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Sports

Bank of America Stadium switching to synthetic playing surface
Addition of soccer makes transition necessary
 
Published Wednesday, April 28, 2021 6:00 pm
by Ashley Mahoney

PHOTO | HERBERT L. WHITE
Bank of America Stadium's playing surface will be transitioned to FieldTurf ahead of the Carolina Panthers' 2021 season. The addition of Major League Soccer matches would cause more stress on grass, making the switch to synthetic economically feasible.

Bank of America Stadium is switching to an artificial surface.

Tepper Sports & Entertainment announced today they would shift away from grass to FieldTurf ahead of the 2021 Carolina Panthers season, with the transition expected to begin in a matter of days.

“[David Tepper’s] vision is for the building to be a community asset,” Tepper Sports & Entertainment vice president and chief operating officer Mark Hart said in a team statement. “With two major professional sports franchises using Bank of America Stadium, and more events upcoming, having a natural grass surface is going to be a heavy lift. We believe a synthetic surface provides the best solution.”

FieldTurf Tarkett is a division of French company Tarkett Inc. Fibers are produced in Germany, followed by the tufting and coating process in Calhoun, Georgia. FieldTurf is well known around the NFL and MLS at stadiums and practice facilities, including the Panthers’ Atrium Health Dome. Atlanta’s Mercedes-Benz Stadium, which houses both the Falcons and Atlanta United, uses FieldTurf, as does Seattle’s Lumen Field, which is home to the Seahawks and Sounders and New England’s Gillette Stadium, where the Patriots and Revolution play.

Detroit, Los Angeles, New Orleans and the New York Giants/Jets play on field turf. Other MLS teams playing on artificial surfaces include Portland and Vancouver, with 13 clubs utilizing FieldTurf at practice facilities.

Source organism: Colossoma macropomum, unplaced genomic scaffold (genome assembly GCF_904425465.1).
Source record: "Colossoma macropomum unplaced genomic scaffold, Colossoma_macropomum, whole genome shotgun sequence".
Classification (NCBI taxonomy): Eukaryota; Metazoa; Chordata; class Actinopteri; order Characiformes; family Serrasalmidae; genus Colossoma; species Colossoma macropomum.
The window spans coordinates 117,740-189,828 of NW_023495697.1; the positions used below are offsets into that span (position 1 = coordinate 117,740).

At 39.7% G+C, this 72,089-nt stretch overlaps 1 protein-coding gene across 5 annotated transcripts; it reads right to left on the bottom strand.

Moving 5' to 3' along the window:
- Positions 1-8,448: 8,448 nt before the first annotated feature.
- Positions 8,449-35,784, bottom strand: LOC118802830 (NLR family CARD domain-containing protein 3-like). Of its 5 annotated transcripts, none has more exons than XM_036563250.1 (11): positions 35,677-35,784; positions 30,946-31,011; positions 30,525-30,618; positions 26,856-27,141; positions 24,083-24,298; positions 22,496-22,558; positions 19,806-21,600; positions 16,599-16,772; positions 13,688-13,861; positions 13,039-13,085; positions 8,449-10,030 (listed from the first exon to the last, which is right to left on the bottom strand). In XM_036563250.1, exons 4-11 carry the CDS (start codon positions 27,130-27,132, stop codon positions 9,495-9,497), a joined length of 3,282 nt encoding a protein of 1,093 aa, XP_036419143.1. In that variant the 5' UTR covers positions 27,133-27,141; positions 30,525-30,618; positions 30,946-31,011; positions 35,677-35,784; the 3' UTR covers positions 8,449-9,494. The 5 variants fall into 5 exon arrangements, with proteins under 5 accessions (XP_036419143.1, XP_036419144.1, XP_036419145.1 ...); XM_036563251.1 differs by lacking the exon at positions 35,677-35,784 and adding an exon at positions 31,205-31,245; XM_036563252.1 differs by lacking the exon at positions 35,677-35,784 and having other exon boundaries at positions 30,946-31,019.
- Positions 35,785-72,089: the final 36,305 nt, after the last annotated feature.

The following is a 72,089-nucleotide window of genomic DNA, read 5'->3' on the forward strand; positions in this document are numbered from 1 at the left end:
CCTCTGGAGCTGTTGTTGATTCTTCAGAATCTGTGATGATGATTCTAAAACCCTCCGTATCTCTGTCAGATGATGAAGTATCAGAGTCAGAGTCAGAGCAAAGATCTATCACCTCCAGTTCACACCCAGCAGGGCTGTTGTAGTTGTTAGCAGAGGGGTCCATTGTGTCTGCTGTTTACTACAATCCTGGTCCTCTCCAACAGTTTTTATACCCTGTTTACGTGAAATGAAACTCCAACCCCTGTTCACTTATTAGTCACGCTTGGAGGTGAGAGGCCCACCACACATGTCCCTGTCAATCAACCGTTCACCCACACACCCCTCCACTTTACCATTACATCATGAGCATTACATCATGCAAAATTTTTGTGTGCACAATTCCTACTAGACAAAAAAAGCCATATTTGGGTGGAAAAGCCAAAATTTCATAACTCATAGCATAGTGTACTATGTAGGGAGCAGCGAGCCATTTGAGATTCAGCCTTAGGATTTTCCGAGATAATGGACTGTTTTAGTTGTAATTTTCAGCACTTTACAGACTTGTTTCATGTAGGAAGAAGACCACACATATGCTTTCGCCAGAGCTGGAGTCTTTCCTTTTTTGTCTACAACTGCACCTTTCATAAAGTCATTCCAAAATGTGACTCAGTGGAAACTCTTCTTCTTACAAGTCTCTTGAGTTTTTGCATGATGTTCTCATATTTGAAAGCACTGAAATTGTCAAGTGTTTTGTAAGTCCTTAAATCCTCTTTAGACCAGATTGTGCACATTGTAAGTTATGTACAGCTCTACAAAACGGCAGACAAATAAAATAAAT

The Panthers will continue to practice primarily on grass, with the transition to their 2023 Rock Hill practice facility featuring three full-size outdoor grass fields, outdoor and indoor artificial surface fields.

Hart said FieldTurf’s life expectancy is up to a decade, but the organization intends to replace the top layer every two to three years.

FieldTurf, like most artificial surfaces, boasts that unlike grass, it does not need time to recover. TSE said it’s concerned about maintaining grass with the addition of up to 30 MLS matches, particularly when its season overlaps with the NFL in addition to college and potential high school football, Charlotte FC academy matches, concerts and other events. Artificial turf means they do not need to re-sod, water or mow the surface.

TSE it reached out to Charlotte FC and Panthers players to update them on the artificial surface decision.

However, artificial surfaces are not without their drawbacks. NFL Players Association President JC Tretter wrote in 2020 the union would prefer teams play on natural surfaces for health and safety purposes.

“Professional football players put extremely high levels of force and rotation onto the playing surface,” Tretter wrote. “Grass will eventually give, which often releases the cleat prior to reaching an injurious load. On synthetic surfaces, there is less give, meaning our feet, ankles and knees absorb the force, which makes injury more likely to follow.”

Tretter also cited data displaying that artificial surfaces result in higher injury rates: “Based on NFL injury data collected from 2012 to 2018, not only was the contact injury rate for lower extremities higher during practices and games held on artificial turf, NFL players consistently experienced a much higher rate of non-contact lower extremity injuries on turf compared to natural surfaces,” he said. “Specifically, players have a 28% higher rate of non-contact lower extremity injuries when playing on artificial turf. Of those non-contact injuries, players have a 32% higher rate of non-contact knee injuries on turf and a staggering 69% higher rate of non-contact foot/ankle injuries on turf compared to grass.”

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